Moving abroad is an exciting thing to do, and it comes with a big learning curve. Things that you didn’t think much about at home now have to be relearned in your new country. Its a roller coaster of a ride with all the ups and downs that come with the experience. The best thing to do is jump in and keep on moving forward with you plans, there is no better experience for learning about a place and yourself than to live there and emerge yourself.
A lot of English people I meet want to know why I would move abroad to England from Canada. I have been fascinated with other cultures, and England for as long as I can remember, it started with a read along book I had about black cabs, a car with flip down seats – so cool. Next came the Royal Wedding of Charles and Diana, I was very young but I remember that morning and the excitement of it. What a country; it comes to a standstill to see a prince and princes marry. A country that has princes and princesses, fascinating. To solidify my fascination of all things British was the arrival for the summer of 2 Scottish girls in the neighbourhood… such cool accents.
England is part of the commonwealth, the back of the both the Canadian and British coins have the queens head on it, English is the main language in both countries, the governments have very similar in set ups, so a lot of things are familiar. Yet so much is fascinatingly different, there is so much history in England, old is 2000 years old not 200 years. Houses are mostly made of stone and brick, not wood, cold is -1C, not -10C, the fashion, music and TV are all so different.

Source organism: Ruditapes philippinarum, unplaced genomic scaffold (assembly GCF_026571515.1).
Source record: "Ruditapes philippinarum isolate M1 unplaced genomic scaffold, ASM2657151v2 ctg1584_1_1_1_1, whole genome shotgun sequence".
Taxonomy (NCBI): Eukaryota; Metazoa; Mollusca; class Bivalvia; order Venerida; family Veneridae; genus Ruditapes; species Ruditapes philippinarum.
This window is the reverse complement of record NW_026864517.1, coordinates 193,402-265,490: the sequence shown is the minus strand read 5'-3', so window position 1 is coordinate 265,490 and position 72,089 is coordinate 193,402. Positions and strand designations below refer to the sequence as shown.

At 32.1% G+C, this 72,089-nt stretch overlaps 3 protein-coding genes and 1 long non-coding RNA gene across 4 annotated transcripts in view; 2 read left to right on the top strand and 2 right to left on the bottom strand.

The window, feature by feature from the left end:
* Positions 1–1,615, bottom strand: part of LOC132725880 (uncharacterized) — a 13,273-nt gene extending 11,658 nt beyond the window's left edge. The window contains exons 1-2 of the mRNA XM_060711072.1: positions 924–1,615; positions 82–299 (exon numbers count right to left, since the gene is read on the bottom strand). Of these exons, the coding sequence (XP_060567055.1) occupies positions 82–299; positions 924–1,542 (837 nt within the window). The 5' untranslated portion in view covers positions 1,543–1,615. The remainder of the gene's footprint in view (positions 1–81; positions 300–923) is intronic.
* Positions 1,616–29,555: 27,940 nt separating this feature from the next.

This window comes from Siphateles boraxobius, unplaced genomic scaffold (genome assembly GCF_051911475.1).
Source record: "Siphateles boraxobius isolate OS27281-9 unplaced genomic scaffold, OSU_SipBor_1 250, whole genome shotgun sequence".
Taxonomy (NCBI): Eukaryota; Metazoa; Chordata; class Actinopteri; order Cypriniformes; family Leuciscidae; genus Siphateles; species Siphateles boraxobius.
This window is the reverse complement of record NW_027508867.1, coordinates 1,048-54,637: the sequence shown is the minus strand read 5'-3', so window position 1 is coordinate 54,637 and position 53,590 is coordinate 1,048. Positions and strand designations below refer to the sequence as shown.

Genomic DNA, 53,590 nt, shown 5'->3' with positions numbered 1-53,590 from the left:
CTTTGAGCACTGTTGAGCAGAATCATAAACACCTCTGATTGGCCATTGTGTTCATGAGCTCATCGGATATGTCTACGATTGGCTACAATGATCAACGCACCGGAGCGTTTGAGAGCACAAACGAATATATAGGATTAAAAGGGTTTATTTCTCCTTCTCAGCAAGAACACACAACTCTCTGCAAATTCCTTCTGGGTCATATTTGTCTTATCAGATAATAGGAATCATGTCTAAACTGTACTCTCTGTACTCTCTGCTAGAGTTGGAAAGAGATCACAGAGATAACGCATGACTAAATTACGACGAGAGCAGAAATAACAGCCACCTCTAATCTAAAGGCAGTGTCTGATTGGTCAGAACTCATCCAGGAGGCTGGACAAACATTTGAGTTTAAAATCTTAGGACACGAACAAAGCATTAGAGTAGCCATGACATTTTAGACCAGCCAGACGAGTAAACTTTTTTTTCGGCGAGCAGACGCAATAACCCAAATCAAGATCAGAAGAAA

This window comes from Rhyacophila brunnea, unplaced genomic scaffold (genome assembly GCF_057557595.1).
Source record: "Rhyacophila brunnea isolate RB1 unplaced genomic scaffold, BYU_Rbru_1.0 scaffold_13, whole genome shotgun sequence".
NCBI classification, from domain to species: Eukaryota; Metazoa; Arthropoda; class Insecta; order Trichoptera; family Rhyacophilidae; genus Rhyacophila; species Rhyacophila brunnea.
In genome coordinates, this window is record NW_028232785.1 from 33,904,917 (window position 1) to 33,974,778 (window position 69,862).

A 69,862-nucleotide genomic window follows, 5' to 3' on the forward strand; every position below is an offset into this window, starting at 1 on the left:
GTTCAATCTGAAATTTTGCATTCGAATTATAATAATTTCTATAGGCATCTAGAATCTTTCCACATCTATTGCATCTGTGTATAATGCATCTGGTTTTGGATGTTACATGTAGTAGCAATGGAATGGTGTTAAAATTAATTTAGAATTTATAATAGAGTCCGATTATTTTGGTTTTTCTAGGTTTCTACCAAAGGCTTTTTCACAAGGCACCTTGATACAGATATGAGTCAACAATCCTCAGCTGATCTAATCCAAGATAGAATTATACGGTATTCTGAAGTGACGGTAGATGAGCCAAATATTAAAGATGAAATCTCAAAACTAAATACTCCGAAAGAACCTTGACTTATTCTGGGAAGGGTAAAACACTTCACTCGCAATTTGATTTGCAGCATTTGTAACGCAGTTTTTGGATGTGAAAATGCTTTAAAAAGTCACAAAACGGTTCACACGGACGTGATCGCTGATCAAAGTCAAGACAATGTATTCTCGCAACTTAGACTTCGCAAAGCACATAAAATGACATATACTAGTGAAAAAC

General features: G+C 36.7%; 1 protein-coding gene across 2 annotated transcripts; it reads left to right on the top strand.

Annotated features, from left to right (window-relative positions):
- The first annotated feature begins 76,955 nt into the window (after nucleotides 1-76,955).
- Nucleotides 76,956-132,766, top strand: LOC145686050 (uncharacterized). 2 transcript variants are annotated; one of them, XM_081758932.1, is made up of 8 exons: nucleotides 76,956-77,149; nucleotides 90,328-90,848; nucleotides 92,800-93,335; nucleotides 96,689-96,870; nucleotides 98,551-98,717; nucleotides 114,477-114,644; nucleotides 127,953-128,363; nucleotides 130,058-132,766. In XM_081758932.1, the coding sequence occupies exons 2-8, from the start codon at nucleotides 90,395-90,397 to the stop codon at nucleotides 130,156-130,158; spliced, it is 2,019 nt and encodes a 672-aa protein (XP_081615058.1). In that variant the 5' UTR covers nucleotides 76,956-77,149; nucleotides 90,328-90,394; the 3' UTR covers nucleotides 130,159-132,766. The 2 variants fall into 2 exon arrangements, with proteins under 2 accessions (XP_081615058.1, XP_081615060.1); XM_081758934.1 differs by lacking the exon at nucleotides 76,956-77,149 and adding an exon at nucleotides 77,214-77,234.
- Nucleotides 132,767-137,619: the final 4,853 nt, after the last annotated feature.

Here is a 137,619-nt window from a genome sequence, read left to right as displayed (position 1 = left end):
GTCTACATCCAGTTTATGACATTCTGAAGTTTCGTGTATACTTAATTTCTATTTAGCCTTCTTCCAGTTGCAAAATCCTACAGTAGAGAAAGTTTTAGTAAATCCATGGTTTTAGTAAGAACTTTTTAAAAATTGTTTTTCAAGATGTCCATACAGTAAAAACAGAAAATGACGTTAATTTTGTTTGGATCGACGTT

Making the Move (if at first you don’t succeed…)
I finally visited England for the first time in 1998, at this point plans for a working holiday were under way so I was on a bit of a recce. After 3 days in London I decided it might be a little intense for me! In the end things with the working holiday didn’t go quite as planned, and I didn’t end up living in England. Over the next 8 years and many more visits to England I learned how to enjoy London (treat each neighbourhood like it’s own village, avoid Piccadilly and Oxford Street if at all possible!).
In 2007 I found myself planning to move abroad to England, this time around I wouldn’t let my plans go off course. It was fast moving, I sold my house, applied for the visa, bought the plane ticket and 7 weeks later I was in London! No job and just a bed in a very crowded hostel. I was so excited with all the possibility ahead of me, all the experiences England had to offer and the adventure ahead.